Final thoughts

Travel fees and charges are an absolute pain, heck anytime you need to pay something when it can be avoided sucks. When travelling many people tend to ignore their spending but that’s a huge mistake. Any money you’re able to save can be used towards your next vacation so try your best to avoid these travel charges whenever you can.

Travel Fees and Charges to Avoid

17 Comments

  1. seattlegirluw on August 13, 2015 at 3:21 pm

    The other option (I believe) to avoiding exchange fees is to do traveler’s checks. I could be misremembering. At the very least, you’ll know your money is safe, I suppose.

    And depending on your status with the airline and/or the credit card you have, you can often get one bag checked free. I think it’s usually just if you have an airline rewards card but… worth checking.

    I agree that car rental insurance is insane. If you get a really good rate, the insurance can cost you more than the base rental cost. The chances of your getting into an accident are slim, and like you said, your current policy probably covers you.

    • Barry Choi on August 13, 2015 at 3:26 pm

      Seattlegirluw,

      Travellers cheques aren’t really that common anymore so that presents a different problem.

      Most Canadian airlines now charge for baggage for domestic flights, regardless of your status with them, but that’s a smart way to save for Americans.

  2. Virna on August 14, 2015 at 7:46 pm

    I can’t believe how most airlines now charge for checked in luggage. I will be travelling to Mexico at the end of the month and I will definitely be packing a carry on luggage.

    • Barry Choi on August 14, 2015 at 8:42 pm

      Virna,

      Yes paying for checked luggage sucks. When travelling within North America I try to stick to cary on only.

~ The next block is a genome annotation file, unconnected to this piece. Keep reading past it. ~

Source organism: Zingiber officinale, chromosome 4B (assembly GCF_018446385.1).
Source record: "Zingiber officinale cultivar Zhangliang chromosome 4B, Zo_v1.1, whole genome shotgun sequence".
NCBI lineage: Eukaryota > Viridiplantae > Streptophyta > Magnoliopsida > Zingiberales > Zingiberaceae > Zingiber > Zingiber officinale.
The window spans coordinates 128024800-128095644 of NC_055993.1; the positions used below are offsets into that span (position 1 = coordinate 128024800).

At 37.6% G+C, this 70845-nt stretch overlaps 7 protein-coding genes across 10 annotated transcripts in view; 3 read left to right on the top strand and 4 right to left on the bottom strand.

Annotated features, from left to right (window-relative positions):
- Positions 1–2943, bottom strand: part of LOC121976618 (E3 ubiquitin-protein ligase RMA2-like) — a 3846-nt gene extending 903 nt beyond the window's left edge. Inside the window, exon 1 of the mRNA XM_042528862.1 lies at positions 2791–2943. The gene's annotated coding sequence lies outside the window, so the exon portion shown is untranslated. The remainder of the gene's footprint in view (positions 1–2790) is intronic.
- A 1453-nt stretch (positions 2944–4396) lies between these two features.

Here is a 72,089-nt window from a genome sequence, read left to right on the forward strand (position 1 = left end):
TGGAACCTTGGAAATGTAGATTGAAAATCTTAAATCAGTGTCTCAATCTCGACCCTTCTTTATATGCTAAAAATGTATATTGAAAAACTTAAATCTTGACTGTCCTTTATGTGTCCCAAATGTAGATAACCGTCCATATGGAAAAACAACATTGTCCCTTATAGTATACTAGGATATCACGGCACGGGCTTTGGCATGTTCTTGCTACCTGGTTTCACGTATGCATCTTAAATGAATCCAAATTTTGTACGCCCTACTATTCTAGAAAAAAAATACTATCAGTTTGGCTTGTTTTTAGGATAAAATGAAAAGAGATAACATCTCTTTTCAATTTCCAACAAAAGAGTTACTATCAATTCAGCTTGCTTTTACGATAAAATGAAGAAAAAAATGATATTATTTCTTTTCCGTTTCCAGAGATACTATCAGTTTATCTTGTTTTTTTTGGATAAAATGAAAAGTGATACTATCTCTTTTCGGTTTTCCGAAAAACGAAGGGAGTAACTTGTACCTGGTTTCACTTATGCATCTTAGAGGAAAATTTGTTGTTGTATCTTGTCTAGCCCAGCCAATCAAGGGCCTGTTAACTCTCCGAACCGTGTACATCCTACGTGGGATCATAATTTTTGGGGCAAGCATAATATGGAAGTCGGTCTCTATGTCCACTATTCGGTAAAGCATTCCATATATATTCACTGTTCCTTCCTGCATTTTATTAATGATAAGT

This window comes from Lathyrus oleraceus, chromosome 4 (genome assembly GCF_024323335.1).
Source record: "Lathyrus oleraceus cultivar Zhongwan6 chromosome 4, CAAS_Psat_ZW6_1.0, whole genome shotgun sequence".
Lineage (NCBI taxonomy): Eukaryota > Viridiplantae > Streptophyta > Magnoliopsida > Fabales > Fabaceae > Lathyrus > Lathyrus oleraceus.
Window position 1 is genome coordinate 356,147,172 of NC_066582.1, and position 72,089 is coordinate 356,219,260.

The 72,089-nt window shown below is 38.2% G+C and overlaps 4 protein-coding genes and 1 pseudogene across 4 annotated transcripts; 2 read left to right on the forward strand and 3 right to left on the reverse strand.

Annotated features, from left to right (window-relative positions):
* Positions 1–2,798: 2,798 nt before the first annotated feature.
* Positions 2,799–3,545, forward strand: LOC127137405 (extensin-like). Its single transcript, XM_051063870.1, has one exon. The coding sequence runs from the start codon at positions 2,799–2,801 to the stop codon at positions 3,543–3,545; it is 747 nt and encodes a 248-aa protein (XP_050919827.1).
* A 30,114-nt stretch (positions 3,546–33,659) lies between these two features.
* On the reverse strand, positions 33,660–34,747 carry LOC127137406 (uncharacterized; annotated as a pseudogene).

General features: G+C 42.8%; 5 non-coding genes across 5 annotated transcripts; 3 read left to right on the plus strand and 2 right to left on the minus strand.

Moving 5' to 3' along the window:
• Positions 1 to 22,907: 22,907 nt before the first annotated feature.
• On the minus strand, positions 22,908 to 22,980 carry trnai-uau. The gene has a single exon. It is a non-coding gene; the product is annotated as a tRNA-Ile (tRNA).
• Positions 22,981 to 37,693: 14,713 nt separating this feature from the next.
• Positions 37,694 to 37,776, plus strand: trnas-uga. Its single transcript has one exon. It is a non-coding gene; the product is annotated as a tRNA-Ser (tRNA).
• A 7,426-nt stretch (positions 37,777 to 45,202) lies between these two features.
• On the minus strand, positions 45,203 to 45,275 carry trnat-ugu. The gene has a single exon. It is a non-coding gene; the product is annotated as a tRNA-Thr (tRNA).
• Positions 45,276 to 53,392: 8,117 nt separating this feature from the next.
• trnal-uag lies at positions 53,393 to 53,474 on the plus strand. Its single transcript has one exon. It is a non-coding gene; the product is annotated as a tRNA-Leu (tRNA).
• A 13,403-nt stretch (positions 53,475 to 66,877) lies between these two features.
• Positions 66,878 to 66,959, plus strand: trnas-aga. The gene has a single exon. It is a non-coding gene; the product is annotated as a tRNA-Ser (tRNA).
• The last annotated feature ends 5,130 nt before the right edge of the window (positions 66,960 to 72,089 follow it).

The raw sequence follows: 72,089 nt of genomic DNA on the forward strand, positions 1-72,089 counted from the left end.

3. Joe on August 15, 2015 at 2:08 pm

    Hey great post Barry. It could not have come at a better time. I’m currently working a 6 month contract in Warsaw, Poland. Every now and then we’re offered the option to pay in local currency or CAD when we swipe our credit cards. I had no idea they were roping us for that much! I’ll be selecting local currency from now on.

    • Barry Choi on August 15, 2015 at 2:13 pm

      Joe,

      They’re definitely making a few extra dollars (possibly) every time you select CAD. Stick to the local currency everytime, even if your credit card charges you a 2.5% exchange, it’s probably still cheaper.

  4. Supersaver on August 16, 2015 at 7:31 am

    When renting a vehicle out of province my auto insurance doesn’t cover rentals but I can purchase supplemental rental insurance from the same agency far cheaper than I can direct all from the rental company.

    I’m not sure seattlegirls comment about the probability of having an accident is slim is relevant though. Insurance is there to safeguard precisely against those albeit slim but potentially catastrophic events. To forego insurance to save a few bucks for an unlikely event is foolhardy. On the balance of probabilities most will come out unscathed unless you are the unlucky one.

    • Barry Choi on August 16, 2015 at 12:55 pm

      Supersaver,

      Solid points. People should remember to check the fine print of all their insurance policies so they know exactly what they’re covered for and if they need to purchase additional insurance.

  5. Daniel @ SaveWithDan.ca on September 9, 2015 at 2:57 pm